I used 5 internal brackets glued to back panel (3 pcs) and one
in lower chamber and one in upper chamber of woofers, glued to
both side panels. All these brackets have two 50mm holes for free
flow of air inside. Four baffles were glued between woofers
in shape H giving a closed chamber for tweeter and two symetrical
bass-reflex ports. All HDF/MDF baffles were glued using Soudal type
100A tubed glue only (I have not used any screws to join elements
of cabinets together). Screws were used to fit front baffles,
drivers, X-overs and back sub-panels only (with a special crown
nuts). All internal surface of woofers chambers were covered (glued)
by 100% wool carpet except bass-reflex ports, of course. Space in
back of woofers was filled by chopped foam and sheep wool. Back
plate of tweeter chamber was drilled of 10mm holes and filled by
special anti-resonant bitumic mass and covered by the same wool
carpet. Space of tweeter chamber was filled by the chopped foam
and sheep wool too. Back wal of tweeter was drilled in 10mm deeep
and all holes were filled by bitumic mass. Between front baffles
and main front panel was fitted 2mm cork mat. The same cork mat
was fitted between back side panel and sub-panel. All holes for
screws were drilled before any panels were glued together. All
wires were winded by foam in all places where they have contact
with cabinet, to avoid any resonances. After mountage, both
complete cabinets (without sheep wool and drivers) were painted
by 3-layer car varnish (first base varnish, next colour varnish,
and last transparet shiny varnish). All external surface was
polished, like a car body. After that I mounted double speaker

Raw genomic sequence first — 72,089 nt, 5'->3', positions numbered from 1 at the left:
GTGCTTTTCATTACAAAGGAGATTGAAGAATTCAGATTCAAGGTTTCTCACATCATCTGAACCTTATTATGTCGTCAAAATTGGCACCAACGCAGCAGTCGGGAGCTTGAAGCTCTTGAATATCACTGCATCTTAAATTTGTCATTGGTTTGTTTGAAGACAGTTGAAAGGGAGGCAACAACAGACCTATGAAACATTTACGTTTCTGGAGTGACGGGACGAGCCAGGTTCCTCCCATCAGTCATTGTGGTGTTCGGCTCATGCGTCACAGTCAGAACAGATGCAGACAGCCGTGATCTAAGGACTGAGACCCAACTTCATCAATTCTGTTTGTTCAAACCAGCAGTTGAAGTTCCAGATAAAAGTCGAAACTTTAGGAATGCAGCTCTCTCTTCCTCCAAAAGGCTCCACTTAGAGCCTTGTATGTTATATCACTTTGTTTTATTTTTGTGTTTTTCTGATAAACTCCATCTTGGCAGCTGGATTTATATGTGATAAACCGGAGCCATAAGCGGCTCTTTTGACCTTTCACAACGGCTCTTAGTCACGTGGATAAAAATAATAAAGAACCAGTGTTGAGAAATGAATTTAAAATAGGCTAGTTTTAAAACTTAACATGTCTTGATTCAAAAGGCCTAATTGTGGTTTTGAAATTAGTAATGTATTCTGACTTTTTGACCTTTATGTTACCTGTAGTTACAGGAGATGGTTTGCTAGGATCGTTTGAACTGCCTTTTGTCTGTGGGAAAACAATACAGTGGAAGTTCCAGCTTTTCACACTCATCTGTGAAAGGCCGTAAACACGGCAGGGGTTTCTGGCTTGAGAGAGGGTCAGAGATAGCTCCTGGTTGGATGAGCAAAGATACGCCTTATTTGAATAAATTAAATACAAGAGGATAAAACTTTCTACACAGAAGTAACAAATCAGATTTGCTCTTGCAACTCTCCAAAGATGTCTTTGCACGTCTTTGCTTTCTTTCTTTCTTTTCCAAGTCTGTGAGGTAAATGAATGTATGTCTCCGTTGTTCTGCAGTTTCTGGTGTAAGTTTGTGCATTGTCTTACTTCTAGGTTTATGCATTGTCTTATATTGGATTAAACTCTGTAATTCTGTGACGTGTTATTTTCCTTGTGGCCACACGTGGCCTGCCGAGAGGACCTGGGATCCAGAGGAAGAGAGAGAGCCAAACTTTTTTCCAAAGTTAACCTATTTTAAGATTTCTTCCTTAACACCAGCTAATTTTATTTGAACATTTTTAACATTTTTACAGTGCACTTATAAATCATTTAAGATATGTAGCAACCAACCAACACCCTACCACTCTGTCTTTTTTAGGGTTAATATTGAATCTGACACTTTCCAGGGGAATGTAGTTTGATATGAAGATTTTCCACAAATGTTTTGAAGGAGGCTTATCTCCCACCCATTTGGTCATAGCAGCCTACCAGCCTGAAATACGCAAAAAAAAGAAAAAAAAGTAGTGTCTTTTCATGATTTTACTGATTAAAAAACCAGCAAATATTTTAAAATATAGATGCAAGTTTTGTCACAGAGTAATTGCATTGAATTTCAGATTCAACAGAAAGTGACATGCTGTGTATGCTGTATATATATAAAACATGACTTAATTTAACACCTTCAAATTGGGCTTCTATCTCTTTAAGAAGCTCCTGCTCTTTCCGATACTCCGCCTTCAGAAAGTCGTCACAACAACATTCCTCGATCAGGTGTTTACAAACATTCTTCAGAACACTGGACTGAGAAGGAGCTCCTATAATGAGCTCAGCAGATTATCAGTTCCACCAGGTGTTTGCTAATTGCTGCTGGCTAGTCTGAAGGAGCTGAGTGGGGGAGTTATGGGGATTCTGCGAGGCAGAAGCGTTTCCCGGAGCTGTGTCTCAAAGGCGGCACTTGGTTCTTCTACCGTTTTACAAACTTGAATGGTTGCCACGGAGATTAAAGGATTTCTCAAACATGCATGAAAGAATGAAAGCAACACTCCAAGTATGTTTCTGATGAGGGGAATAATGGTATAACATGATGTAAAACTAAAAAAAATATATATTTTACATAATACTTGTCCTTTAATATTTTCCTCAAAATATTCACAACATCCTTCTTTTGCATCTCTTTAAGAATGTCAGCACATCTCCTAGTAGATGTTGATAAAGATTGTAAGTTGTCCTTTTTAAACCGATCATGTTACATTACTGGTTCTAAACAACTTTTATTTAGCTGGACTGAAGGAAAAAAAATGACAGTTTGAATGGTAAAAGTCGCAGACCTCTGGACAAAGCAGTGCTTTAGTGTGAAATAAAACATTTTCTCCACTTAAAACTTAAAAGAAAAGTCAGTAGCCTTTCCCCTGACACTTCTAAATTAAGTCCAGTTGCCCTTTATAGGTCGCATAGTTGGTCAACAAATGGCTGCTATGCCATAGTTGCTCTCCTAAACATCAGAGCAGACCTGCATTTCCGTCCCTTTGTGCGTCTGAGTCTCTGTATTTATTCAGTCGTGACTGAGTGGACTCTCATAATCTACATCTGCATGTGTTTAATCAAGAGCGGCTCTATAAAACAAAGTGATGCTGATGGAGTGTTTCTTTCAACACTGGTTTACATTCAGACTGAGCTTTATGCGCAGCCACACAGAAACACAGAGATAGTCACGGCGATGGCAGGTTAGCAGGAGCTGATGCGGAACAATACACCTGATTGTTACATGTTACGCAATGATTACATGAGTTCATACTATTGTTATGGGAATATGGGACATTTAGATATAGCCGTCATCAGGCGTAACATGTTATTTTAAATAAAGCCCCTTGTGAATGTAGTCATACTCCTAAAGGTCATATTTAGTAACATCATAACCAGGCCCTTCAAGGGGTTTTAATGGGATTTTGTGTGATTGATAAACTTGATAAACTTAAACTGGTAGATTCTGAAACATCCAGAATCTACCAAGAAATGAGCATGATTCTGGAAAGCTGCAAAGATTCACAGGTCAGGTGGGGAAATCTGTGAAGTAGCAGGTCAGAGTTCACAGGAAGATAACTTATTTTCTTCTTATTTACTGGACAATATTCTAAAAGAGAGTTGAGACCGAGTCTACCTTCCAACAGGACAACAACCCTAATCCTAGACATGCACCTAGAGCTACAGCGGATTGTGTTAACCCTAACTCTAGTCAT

terminals on back sub-panel on polished small aluminium
plate. Next I soldered X-overs on two separated 10mm thick MDF
mini-panels and after screwed drivers I soldered internal wires.
Next I made a special stands for both loudspeakers. An upper plates
were made from 5mm aluminium sheets and bottom plates were made from
two 22mm thick MDF plates glued together with big rectangular
depressions on low surface for 20mm thick granite plates (as a
ballast). Both granite plates were glued inside
the rectangular depresion. Upper and bottom plates were join by steel
60mm diameter pipe screwed together with two aluminium rings by long
6mm diameter threaded steel rod, to get maximum stiffness and rigidity
of the stand. The steel pipes were filled by dried beach sand.
As cabinets as well stands were equiped with steel cones
as legs. To avoid moving cabinet caused by vibrations, upper plates of
stands have a special 8mm diameter screws joining stands with cabinets.
Stands and back sub-panels were painted with black mat car varnish.
All screws are Bulten non-magnetic and non-rust ones
with special unscrewed nuts (with plastic ring inside or crown
for wooden constructions). One loudspeaker weight 24 kilos and
stand weight 12 kilos, so it gives 36 kilos of total weight per
I used follow wires: the Klotz LaGrange OFC Cu 2x4mm2 for bass woofers,
and the Van den Hul The Clearwater Silver Coated OFC Cu 2x1,97mm2 for
mid-woofers and tweeters. As terminals I used screwed gold-plated
terminals similar to WBT ones. Wires were soldered by Pb-free WBT
solder tin. A schematic of X-over is on left submenu. I used
follow electronic components: 30W Caddock MP930 resistors
(case TO220) fitted to radiators, SCR foil MKP 250V capacitors,
Alpha-Core 12AWG Cu tape air-chokes for mid/highrange and Intertechnik
ferrite-chokes (with resistance lower than 0,15 ohm) for